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Ivey receives two prison construction proposals

Governor Kay Ivey announced Friday that her administration has received proposals from two different construction groups on how they would build the three new men’s prisons planned by the state.

A release from the state says the process now goes into a “confidential proposal evaluation period” that will last around six weeks.

“I am confident that this transformative initiative will improve our state’s infrastructure by replacing aging and dilapidated facilities that increasingly pose public safety risks and only will continue to unnecessarily drain taxpayers’ dollars,” advised Ivey on Friday.

The confidential nature of the proposal period has come under fire from Senate Pro Tem Del Marsh (R-Anniston).

Marsh expressed frustration to Alabama Media Group earlier this week that Ivey is “not involving the legislature in the process” that concerns almost a billion dollars in taxpayer money.

“I remain committed, as I have from day one, to continue to work closely with the Legislature – on both sides of the aisle – throughout the procurement process,” said Ivey in remarks accompanying the announcement that she had received the construction proposals.

Alabama is under pressure from the federal government to improve its prison system after a federal judge decreed that the state’s current prison situation violates the U.S. Constitution’s protections against cruel and unusual punishment.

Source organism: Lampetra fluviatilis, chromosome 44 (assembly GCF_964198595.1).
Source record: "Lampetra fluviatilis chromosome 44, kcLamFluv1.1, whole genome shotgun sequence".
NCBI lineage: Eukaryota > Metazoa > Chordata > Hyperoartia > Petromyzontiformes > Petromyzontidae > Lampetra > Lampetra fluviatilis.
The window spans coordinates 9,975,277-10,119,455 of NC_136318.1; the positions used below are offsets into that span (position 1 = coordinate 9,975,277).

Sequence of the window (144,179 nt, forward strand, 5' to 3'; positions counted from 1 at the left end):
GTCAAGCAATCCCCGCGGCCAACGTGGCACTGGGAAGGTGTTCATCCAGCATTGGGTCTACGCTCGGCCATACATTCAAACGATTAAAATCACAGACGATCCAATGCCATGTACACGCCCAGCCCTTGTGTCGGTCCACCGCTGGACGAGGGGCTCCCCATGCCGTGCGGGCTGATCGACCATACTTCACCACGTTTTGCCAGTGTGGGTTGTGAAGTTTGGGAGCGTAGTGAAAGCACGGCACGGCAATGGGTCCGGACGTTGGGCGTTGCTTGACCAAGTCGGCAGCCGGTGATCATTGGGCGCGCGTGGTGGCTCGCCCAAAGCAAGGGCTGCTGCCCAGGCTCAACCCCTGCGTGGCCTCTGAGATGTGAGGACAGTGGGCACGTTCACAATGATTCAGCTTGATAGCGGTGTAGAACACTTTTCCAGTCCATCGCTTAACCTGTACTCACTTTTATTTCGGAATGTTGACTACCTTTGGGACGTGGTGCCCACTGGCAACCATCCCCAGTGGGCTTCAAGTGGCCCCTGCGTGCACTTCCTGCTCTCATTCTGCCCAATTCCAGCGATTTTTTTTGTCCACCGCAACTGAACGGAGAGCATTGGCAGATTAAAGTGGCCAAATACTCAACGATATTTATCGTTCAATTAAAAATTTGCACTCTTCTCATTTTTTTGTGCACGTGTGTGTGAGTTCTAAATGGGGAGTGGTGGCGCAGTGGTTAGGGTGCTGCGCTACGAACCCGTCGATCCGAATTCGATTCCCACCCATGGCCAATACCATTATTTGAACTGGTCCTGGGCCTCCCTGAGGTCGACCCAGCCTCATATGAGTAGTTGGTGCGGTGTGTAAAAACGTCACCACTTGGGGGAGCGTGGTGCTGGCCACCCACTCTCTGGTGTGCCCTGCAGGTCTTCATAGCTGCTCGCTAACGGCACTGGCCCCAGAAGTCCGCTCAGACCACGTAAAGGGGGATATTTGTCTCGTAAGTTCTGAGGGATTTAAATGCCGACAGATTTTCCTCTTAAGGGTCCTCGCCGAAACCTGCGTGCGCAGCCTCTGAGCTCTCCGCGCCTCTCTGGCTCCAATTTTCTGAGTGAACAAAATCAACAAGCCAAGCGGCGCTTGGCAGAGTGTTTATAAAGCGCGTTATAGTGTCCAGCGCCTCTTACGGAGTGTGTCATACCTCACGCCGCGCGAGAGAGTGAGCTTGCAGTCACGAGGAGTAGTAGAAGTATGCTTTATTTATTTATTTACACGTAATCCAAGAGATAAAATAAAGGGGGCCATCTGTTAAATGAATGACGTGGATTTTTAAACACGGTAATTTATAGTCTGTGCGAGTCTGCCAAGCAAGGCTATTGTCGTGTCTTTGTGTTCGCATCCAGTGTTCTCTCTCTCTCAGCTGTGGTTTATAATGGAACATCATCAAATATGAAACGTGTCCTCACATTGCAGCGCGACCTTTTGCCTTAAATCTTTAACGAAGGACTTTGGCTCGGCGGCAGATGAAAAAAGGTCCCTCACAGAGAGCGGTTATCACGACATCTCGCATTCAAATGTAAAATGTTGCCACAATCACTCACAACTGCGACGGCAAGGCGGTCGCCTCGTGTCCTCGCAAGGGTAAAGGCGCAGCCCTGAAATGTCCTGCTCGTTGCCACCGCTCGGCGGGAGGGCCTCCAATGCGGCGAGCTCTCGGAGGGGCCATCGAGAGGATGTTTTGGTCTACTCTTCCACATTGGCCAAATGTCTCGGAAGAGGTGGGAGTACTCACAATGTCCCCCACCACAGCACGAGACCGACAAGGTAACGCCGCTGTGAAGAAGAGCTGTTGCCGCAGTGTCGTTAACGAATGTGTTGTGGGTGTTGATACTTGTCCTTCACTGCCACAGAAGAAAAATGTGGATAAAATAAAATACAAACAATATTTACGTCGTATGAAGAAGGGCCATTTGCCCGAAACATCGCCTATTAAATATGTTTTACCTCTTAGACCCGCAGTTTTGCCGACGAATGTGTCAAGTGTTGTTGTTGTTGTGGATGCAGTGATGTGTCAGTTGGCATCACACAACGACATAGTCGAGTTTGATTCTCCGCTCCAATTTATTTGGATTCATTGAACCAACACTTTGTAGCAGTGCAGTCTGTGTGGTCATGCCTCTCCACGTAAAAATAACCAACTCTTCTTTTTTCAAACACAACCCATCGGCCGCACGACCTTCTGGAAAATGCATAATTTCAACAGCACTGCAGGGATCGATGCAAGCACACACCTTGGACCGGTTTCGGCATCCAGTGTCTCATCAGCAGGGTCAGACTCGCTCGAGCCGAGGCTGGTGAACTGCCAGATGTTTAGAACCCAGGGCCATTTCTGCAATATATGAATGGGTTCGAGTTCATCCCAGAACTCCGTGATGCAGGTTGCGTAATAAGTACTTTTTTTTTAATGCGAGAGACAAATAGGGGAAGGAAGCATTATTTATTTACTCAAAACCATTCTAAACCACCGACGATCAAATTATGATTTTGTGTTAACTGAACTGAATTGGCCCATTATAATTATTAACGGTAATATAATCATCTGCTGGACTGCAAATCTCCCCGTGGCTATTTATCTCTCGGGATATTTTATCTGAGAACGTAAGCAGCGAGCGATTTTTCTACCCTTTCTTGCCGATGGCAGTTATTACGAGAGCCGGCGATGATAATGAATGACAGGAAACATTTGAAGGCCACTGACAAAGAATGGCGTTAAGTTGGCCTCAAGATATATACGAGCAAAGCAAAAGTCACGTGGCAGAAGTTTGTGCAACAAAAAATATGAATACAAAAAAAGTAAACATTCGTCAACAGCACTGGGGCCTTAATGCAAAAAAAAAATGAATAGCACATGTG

In response to the building federal pressure, Ivey called announced a plan in early 2019 to build three new men prisons for men, with an estimated cost of $900 million.

The process for soliciting proposals from firms capable of completing such a large task has played out at a deliberate pace in the ensuing months, culminating in Friday’s receipt of proposals from two construction groups.

Those groups are:

Alabama Prison Transformation Partners (Star America; BL Harbert International; Butler-Cohen; Arrington Watkins Architects; and Johnson Controls, Inc.)

CoreCivic (CoreCivic; Caddell Construction; DLR Group; and R&N Systems Design)

Their proposals will be looked at by “a committee of stakeholders, including representatives from the ADOC and the Alabama Department of Finance, including the Division of Construction Management,” according to the governor’s office.

“I will not rest until we have an acceptable solution to this problem, which cannot be ignored and will not go away on its own,” promised Ivey.

Henry Thornton is a staff writer for Yellowhammer News. You can contact him by email: henry@new-yhn.local or on Twitter @HenryThornton95